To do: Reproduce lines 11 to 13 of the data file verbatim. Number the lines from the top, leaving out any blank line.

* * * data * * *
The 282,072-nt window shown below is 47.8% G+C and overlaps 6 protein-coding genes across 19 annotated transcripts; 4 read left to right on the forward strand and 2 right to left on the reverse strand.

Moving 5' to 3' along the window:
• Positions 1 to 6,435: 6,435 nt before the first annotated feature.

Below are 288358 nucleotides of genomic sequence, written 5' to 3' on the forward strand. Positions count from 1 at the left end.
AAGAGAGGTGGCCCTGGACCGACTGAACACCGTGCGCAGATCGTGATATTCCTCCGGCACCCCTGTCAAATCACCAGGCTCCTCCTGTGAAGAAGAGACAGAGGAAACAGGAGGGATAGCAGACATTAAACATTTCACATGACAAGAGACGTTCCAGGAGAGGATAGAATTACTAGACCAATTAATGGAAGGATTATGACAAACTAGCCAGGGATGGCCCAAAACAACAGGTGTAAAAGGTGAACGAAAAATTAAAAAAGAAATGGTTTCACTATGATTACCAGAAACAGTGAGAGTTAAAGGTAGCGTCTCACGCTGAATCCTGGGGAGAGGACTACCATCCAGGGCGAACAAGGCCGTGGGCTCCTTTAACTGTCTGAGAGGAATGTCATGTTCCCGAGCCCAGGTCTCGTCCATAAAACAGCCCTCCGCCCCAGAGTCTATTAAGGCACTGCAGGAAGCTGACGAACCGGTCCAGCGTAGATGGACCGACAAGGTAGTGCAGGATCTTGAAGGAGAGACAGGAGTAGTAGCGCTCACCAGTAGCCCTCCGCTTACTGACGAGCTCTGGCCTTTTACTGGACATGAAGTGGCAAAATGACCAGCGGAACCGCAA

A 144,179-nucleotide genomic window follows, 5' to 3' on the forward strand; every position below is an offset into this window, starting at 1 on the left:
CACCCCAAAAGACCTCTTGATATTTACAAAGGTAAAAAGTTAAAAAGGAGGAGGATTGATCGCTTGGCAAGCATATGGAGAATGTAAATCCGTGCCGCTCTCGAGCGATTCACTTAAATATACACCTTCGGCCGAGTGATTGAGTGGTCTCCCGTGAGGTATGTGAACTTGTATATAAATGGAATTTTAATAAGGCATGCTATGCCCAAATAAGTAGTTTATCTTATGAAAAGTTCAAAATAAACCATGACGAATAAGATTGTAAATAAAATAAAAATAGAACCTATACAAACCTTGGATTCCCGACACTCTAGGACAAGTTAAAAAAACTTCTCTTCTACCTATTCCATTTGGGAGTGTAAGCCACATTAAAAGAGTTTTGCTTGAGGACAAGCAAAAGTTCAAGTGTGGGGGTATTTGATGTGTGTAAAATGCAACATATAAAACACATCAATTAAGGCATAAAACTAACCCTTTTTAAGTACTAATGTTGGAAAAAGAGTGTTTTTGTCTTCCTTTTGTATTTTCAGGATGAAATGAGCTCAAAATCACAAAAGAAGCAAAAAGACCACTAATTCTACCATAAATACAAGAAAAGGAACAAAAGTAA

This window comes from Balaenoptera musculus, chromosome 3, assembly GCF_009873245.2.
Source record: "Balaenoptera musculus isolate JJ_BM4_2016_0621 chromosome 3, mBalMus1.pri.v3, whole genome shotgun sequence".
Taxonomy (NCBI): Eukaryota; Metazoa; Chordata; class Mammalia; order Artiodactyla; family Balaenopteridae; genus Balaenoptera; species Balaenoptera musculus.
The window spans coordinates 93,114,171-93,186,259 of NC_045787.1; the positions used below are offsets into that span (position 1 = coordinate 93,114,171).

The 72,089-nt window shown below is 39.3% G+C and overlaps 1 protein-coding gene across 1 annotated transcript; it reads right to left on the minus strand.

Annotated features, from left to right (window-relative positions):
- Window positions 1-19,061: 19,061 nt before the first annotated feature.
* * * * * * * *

The window spans coordinates 93,114,171-93,186,259 of NC_045787.1; the positions used below are offsets into that span (position 1 = coordinate 93,114,171).

The 72,089-nt window shown below is 39.3% G+C and overlaps 1 protein-coding gene across 1 annotated transcript; it reads right to left on the minus strand.

Annotated features, from left to right (window-relative positions):